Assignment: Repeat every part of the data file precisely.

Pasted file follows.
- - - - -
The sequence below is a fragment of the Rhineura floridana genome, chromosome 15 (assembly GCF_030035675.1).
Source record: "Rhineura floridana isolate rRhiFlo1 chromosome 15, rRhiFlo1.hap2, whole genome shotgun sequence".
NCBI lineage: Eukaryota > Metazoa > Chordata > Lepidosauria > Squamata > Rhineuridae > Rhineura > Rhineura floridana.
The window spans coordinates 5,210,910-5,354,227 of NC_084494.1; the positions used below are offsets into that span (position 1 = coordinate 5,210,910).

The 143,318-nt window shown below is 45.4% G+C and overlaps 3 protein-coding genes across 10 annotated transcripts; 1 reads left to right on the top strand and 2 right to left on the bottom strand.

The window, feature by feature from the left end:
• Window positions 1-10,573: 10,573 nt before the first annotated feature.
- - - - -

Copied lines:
The sequence below is a fragment of the Rhineura floridana genome, chromosome 15 (assembly GCF_030035675.1).
Source record: "Rhineura floridana isolate rRhiFlo1 chromosome 15, rRhiFlo1.hap2, whole genome shotgun sequence".
NCBI lineage: Eukaryota > Metazoa > Chordata > Lepidosauria > Squamata > Rhineuridae > Rhineura > Rhineura floridana.
The window spans coordinates 5,210,910-5,354,227 of NC_084494.1; the positions used below are offsets into that span (position 1 = coordinate 5,210,910).

The 143,318-nt window shown below is 45.4% G+C and overlaps 3 protein-coding genes across 10 annotated transcripts; 1 reads left to right on the top strand and 2 right to left on the bottom strand.

The window, feature by feature from the left end:
• Window positions 1-10,573: 10,573 nt before the first annotated feature.